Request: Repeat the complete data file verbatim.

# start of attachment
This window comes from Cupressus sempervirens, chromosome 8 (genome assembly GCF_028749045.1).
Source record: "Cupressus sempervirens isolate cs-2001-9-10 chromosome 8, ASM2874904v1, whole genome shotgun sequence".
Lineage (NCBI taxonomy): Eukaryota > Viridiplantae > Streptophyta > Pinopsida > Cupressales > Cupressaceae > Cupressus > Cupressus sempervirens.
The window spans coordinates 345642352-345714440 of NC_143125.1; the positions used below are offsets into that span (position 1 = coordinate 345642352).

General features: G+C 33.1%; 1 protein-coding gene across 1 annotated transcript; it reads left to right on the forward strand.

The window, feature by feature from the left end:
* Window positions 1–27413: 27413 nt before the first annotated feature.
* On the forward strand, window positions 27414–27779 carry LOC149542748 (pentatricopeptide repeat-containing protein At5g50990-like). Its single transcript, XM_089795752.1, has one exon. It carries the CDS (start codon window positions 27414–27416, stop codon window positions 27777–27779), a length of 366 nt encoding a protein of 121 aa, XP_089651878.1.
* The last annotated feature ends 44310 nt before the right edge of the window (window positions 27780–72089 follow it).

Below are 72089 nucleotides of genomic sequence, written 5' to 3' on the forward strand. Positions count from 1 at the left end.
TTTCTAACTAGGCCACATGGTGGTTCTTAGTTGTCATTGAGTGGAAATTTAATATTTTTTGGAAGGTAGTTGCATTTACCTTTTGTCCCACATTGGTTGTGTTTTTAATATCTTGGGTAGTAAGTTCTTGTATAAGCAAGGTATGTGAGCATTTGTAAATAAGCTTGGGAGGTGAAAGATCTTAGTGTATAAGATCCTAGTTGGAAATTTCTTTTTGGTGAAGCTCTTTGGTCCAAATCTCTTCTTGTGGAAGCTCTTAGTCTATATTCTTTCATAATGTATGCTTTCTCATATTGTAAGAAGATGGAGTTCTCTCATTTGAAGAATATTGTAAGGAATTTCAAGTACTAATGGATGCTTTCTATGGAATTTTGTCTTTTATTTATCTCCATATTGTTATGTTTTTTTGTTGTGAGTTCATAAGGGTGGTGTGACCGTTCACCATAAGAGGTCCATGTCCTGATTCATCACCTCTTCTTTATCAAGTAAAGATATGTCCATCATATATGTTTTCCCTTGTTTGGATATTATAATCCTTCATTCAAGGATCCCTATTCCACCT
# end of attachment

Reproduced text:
This window comes from Cupressus sempervirens, chromosome 8 (genome assembly GCF_028749045.1).
Source record: "Cupressus sempervirens isolate cs-2001-9-10 chromosome 8, ASM2874904v1, whole genome shotgun sequence".
Lineage (NCBI taxonomy): Eukaryota > Viridiplantae > Streptophyta > Pinopsida > Cupressales > Cupressaceae > Cupressus > Cupressus sempervirens.
The window spans coordinates 345642352-345714440 of NC_143125.1; the positions used below are offsets into that span (position 1 = coordinate 345642352).

General features: G+C 33.1%; 1 protein-coding gene across 1 annotated transcript; it reads left to right on the forward strand.

The window, feature by feature from the left end:
* Window positions 1–27413: 27413 nt before the first annotated feature.
* On the forward strand, window positions 27414–27779 carry LOC149542748 (pentatricopeptide repeat-containing protein At5g50990-like). Its single transcript, XM_089795752.1, has one exon. It carries the CDS (start codon window positions 27414–27416, stop codon window positions 27777–27779), a length of 366 nt encoding a protein of 121 aa, XP_089651878.1.
* The last annotated feature ends 44310 nt before the right edge of the window (window positions 27780–72089 follow it).

Below are 72089 nucleotides of genomic sequence, written 5' to 3' on the forward strand. Positions count from 1 at the left end.
TTTCTAACTAGGCCACATGGTGGTTCTTAGTTGTCATTGAGTGGAAATTTAATATTTTTTGGAAGGTAGTTGCATTTACCTTTTGTCCCACATTGGTTGTGTTTTTAATATCTTGGGTAGTAAGTTCTTGTATAAGCAAGGTATGTGAGCATTTGTAAATAAGCTTGGGAGGTGAAAGATCTTAGTGTATAAGATCCTAGTTGGAAATTTCTTTTTGGTGAAGCTCTTTGGTCCAAATCTCTTCTTGTGGAAGCTCTTAGTCTATATTCTTTCATAATGTATGCTTTCTCATATTGTAAGAAGATGGAGTTCTCTCATTTGAAGAATATTGTAAGGAATTTCAAGTACTAATGGATGCTTTCTATGGAATTTTGTCTTTTATTTATCTCCATATTGTTATGTTTTTTTGTTGTGAGTTCATAAGGGTGGTGTGACCGTTCACCATAAGAGGTCCATGTCCTGATTCATCACCTCTTCTTTATCAAGTAAAGATATGTCCATCATATATGTTTTCCCTTGTTTGGATATTATAATCCTTCATTCAAGGATCCCTATTCCACCT